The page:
Advantages

One, advantage of using circular arcs and straight line segments (obtained using the Hough Transform) for representing the horizontal component of road geometry is that less data may be needed to represent roads with a desired level of accuracy. Thus, use of arcs and line segments obtained with the Hough Transform may be a more space efficient way to represent road geometry, because such a representation directly exploits the piecewise circular arc design of roads. Furthermore, the new representation is in closed form.

Another advantage of using the Hough Transform to determine arcs for representing road geometry is that the Hough Transform uses points along roads as an input. For purposes of representing road geometry, points that correspond to locations along a road segment can be obtained in various ways.

One way to obtain points that corresponds to locations along a road segment is to use a positioning system located in a vehicle. FIG. 6 shows a vehicle **70** traveling along a road **72**. The vehicle **70** includes a positioning system that collects data indicating the positions of the vehicle as it travels along the road **72**. The positioning system may use known technology, such as GPS, dead reckoning, or a combination thereof, to obtain the positions of the vehicle as it is being driven along roads in a geographic area. The positioning system may be part of a navigation system or may be a standalone system. The vehicle may be a data collection vehicle operated specially by a geographic database developer to collect position data along roads. Alternatively, the vehicle may be an end user's vehicle (i.e., a probe or floating car) that collects vehicle position data as it is being driven by the end user in normal everyday usage. Methods for collecting data using end users' vehicles are described in U.S. Pat. No. 6,047,234, the entire disclosure of which is incorporated by reference herein.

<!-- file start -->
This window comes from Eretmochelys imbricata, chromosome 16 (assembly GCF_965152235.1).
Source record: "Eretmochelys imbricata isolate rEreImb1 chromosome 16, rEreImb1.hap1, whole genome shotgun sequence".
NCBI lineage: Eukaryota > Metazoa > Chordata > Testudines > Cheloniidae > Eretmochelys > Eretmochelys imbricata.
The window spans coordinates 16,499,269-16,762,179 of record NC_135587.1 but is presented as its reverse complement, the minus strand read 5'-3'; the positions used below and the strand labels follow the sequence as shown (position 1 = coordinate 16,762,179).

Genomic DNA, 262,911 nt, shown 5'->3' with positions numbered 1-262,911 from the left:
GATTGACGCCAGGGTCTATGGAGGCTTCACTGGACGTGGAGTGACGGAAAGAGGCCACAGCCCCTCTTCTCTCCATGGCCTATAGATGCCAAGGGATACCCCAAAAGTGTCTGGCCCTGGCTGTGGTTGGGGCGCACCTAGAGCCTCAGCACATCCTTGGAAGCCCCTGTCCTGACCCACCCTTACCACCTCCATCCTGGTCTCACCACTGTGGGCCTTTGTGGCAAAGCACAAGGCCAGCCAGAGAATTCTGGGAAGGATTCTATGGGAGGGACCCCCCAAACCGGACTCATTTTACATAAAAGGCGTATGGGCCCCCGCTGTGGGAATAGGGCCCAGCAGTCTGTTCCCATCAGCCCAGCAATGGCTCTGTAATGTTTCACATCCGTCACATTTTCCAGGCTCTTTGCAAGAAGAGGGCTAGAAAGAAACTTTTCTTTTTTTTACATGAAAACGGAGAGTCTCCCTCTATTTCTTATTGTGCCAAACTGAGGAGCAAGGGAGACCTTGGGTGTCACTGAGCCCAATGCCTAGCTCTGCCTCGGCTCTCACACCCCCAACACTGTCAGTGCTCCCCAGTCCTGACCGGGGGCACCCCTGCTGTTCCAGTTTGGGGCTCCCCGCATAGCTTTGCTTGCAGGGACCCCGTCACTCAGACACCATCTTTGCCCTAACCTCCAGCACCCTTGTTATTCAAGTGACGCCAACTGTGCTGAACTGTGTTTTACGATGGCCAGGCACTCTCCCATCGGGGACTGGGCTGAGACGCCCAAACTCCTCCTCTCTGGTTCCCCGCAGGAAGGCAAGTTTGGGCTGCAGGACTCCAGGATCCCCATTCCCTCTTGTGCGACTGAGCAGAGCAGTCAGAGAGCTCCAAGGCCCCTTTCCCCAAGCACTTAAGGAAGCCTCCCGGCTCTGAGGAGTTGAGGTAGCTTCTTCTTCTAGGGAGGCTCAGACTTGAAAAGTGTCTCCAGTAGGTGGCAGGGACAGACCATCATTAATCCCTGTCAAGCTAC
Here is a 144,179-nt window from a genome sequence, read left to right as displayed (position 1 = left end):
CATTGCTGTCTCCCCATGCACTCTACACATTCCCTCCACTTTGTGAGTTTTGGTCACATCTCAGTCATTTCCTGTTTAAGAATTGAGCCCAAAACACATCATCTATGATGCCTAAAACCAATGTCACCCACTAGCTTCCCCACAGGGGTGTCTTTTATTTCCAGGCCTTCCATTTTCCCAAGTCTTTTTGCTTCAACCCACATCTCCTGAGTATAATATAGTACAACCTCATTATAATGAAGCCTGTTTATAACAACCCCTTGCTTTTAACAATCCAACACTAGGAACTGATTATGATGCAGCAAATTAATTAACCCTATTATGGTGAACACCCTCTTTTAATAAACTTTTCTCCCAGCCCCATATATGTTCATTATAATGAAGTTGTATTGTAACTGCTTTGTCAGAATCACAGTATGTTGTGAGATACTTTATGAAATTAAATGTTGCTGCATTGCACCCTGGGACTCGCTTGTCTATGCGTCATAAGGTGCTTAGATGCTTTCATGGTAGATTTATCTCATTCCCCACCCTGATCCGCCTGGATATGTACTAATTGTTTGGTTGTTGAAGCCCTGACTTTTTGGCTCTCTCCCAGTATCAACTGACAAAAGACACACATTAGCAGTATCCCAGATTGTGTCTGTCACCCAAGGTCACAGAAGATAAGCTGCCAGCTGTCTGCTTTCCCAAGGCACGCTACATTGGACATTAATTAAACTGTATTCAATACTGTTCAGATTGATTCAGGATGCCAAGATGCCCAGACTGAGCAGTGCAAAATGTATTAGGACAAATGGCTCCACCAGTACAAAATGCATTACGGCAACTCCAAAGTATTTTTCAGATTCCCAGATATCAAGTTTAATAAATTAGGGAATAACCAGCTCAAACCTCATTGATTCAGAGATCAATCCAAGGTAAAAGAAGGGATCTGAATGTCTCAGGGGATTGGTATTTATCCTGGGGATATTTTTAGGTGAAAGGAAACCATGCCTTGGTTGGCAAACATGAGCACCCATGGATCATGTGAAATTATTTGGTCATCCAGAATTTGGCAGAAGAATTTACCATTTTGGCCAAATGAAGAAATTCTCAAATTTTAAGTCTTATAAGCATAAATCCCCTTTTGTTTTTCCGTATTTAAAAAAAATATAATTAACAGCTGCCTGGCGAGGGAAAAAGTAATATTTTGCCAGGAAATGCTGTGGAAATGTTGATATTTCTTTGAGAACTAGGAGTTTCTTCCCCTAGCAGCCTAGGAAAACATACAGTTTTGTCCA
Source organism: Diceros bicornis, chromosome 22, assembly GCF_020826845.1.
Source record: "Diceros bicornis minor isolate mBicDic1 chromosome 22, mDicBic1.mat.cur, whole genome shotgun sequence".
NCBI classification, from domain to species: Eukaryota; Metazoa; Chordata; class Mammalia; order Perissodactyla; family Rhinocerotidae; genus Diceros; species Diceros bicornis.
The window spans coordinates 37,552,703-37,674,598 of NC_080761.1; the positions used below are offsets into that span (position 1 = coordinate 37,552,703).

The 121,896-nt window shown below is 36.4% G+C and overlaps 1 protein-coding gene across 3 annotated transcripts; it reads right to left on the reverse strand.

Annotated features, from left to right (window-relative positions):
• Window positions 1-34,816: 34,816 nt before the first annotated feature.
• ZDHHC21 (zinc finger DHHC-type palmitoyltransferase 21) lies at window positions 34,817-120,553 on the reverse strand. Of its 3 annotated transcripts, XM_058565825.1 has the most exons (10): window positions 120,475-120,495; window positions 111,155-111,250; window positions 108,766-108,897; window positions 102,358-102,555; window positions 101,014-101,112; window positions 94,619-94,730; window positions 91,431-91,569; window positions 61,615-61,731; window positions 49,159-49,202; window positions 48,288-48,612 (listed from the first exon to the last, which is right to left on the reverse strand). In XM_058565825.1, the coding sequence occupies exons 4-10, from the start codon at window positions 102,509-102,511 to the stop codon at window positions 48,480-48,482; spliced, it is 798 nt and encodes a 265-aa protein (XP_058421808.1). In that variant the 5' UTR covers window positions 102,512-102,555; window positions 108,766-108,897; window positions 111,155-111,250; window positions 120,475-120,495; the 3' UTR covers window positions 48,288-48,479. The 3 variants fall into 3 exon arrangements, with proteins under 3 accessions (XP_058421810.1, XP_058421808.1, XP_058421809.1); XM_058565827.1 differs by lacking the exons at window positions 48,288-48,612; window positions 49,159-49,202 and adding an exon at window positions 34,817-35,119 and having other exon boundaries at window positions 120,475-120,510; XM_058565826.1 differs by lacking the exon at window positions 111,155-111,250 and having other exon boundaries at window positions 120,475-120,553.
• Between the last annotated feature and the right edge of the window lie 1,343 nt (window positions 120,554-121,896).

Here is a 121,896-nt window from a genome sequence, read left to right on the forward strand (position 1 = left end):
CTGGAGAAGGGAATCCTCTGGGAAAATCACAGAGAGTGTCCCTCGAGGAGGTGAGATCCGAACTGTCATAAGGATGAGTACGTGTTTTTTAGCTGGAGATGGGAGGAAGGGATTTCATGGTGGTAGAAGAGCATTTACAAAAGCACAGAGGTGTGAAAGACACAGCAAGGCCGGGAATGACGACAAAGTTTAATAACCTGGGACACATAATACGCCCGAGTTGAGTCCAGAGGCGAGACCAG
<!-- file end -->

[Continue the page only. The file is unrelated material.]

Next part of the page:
The points corresponding to locations along a road used as an input to the Hough Transform may be obtained from other sources. For example, points corresponding to locations along roads may be obtained from maps (paper or digital), photographs (aerial or satellite), or digital images. Locations along roads on maps, photographs, or images may be determined automatically (e.g., using shape detection techniques) or by direct observation by a human operator.